Shain AH, Pollack JR
The spectrum of SWI/SNF mutations, ubiquitous in human cancers.
PLoS One. 2013; 8(1):e55119 [PubMed] Free Access to Full Article Related Publications
SWI/SNF is a multi-subunit chromatin remodeling complex that uses the energy of ATP hydrolysis to reposition nucleosomes, thereby modulating gene expression. Accumulating evidence suggests that SWI/SNF functions as a tumor suppressor in some cancers. However, the spectrum of SWI/SNF mutations across human cancers has not been systematically investigated. Here, we mined whole-exome sequencing data from 24 published studies representing 669 cases from 18 neoplastic diagnoses. SWI/SNF mutations were widespread across diverse human cancers, with an excess of deleterious mutations, and an overall frequency approaching TP53 mutation. Mutations occurred most commonly in the SMARCA4 enzymatic subunit, and in subunits thought to confer functional specificity (ARID1A, ARID1B, PBRM1, and ARID2). SWI/SNF mutations were not mutually-exclusive of other mutated cancer genes, including TP53 and EZH2 (both previously linked to SWI/SNF). Our findings implicate SWI/SNF as an important but under-recognized tumor suppressor in diverse human cancers, and provide a key resource to guide future investigations.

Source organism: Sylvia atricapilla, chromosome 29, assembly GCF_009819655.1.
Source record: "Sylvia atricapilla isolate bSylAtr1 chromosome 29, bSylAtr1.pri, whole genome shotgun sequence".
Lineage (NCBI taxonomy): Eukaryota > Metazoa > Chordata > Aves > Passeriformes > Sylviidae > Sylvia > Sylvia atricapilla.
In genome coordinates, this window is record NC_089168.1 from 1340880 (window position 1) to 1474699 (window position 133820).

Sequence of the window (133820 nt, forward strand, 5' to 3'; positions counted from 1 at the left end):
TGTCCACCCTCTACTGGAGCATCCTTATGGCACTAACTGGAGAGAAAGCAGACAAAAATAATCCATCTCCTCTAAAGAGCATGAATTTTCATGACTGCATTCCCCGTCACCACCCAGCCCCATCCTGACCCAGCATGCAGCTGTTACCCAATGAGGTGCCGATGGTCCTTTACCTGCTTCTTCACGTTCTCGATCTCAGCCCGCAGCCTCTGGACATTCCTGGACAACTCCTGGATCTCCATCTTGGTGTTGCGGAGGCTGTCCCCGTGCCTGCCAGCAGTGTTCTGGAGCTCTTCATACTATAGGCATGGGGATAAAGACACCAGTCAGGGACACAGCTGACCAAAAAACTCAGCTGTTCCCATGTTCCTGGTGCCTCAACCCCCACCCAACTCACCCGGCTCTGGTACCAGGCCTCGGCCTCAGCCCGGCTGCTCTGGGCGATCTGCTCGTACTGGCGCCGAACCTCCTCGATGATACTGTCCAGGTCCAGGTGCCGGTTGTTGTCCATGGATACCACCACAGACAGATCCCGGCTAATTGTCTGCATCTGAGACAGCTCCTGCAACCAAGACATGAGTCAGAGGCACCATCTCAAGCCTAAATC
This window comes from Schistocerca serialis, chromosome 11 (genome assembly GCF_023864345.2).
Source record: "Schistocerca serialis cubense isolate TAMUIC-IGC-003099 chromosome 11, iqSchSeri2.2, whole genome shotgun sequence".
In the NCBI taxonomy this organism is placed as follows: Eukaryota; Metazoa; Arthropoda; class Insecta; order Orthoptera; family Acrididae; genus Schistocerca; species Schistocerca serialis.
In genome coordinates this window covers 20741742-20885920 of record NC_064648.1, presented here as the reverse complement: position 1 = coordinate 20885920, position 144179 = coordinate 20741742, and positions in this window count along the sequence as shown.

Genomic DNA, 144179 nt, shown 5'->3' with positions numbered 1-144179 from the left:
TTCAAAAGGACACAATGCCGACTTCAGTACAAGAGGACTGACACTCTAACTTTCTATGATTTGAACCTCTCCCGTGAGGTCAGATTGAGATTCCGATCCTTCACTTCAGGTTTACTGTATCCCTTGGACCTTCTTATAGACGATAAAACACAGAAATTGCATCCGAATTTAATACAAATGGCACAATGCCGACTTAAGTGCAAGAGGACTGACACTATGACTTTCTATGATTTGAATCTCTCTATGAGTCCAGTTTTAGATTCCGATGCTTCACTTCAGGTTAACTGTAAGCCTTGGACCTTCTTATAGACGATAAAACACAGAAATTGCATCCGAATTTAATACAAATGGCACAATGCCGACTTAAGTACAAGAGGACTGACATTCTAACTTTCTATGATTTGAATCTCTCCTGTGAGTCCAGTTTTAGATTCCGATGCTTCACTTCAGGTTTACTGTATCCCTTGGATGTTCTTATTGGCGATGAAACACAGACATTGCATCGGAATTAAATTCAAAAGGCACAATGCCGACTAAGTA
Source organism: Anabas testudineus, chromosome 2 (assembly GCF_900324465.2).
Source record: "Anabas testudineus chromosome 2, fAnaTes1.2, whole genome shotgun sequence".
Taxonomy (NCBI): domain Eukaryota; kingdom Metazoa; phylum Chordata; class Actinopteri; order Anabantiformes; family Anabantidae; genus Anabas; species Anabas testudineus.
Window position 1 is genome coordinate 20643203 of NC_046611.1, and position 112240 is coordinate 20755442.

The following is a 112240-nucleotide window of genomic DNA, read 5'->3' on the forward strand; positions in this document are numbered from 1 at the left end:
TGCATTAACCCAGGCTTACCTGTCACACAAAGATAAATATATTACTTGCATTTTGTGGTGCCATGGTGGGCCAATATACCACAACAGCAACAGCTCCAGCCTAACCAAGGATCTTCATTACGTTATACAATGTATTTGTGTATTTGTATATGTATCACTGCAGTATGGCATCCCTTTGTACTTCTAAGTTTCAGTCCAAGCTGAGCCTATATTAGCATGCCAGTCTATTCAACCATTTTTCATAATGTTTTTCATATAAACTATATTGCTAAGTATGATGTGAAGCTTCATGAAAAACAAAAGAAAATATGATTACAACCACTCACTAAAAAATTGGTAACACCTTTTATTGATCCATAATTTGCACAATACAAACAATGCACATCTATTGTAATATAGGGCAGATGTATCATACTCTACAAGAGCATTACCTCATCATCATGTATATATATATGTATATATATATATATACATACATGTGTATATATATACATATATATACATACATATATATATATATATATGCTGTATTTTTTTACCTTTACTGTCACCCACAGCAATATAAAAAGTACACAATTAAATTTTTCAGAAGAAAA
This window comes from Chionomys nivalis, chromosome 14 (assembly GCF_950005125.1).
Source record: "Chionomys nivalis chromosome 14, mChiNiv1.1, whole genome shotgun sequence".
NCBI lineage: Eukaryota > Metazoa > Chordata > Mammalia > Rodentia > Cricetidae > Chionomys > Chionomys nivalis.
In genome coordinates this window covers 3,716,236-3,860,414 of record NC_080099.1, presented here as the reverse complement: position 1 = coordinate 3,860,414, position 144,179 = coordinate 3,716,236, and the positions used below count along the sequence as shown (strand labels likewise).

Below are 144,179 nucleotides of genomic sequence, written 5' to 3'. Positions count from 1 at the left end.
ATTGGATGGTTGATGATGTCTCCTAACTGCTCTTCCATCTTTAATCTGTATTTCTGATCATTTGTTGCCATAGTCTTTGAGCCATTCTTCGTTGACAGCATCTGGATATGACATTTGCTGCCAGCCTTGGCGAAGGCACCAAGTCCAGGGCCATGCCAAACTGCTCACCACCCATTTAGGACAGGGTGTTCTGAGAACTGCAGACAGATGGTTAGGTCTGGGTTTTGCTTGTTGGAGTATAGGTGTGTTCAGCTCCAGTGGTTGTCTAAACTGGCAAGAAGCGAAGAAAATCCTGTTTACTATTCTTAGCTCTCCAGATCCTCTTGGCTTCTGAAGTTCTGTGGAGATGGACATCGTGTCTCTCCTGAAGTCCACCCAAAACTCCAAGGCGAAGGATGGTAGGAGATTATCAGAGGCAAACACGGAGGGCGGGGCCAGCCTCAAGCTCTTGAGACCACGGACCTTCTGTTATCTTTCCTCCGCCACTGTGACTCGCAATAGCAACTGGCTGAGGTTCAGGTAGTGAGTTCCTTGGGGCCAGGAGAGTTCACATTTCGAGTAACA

Numata M, Morinaga S, Watanabe T, et al.
The clinical significance of SWI/SNF complex in pancreatic cancer.
Int J Oncol. 2013; 42(2):403-10 [PubMed] Free Access to Full Article Related Publications
Chromatin remodeling factors have been the subject of great interest in oncology. However, little is known about their role in pancreatic cancer. The objective of this study was to clarify the clinical significance of the SWItch/sucrose non-fermentable (SWI/SNF) complex in patients with pancreatic cancer. A total of 68 patients with pancreatic cancer who underwent R0, 1 resection were enrolled. Cancer tissues were processed to tissue microarray, then stained immunohistochemically by using antibody of SWI/SNF components; BRM, BRG1, BAF250a, BAF180 and BAF47. The correlation of expression levels and clinicopathological outcomes were analyzed, followed by the multivariate analysis of prognostic factors for overall survival. The expression levels of the SWI/SNF components were categorized as low or high according to the median value of Histoscore. Statistical analysis revealed that BRM expression was related to tumor size, T factor, M factor, lymphatic invasion and stage BRG1 expression to histology and stage BAF180 expression to tumor size and BAF47 expression to lymphatic invasion, respectively. Multivariate Cox proportional hazard analysis showed that high BRM and low BAF180 expression levels were independent predictors of worse survival in patients with pancreatic cancer. High BRM, and low BAF180 were also independent prognostic factors for poor survival in the subgroup with adjuvant gemcitabine. These results suggest that the specific cofactors of SWI/SNF chromatin remodeling complex certainly have roles in pancreatic cancer. High BRM, and low BAF180 are useful biomarkers for poor prognosis in pancreatic cancer.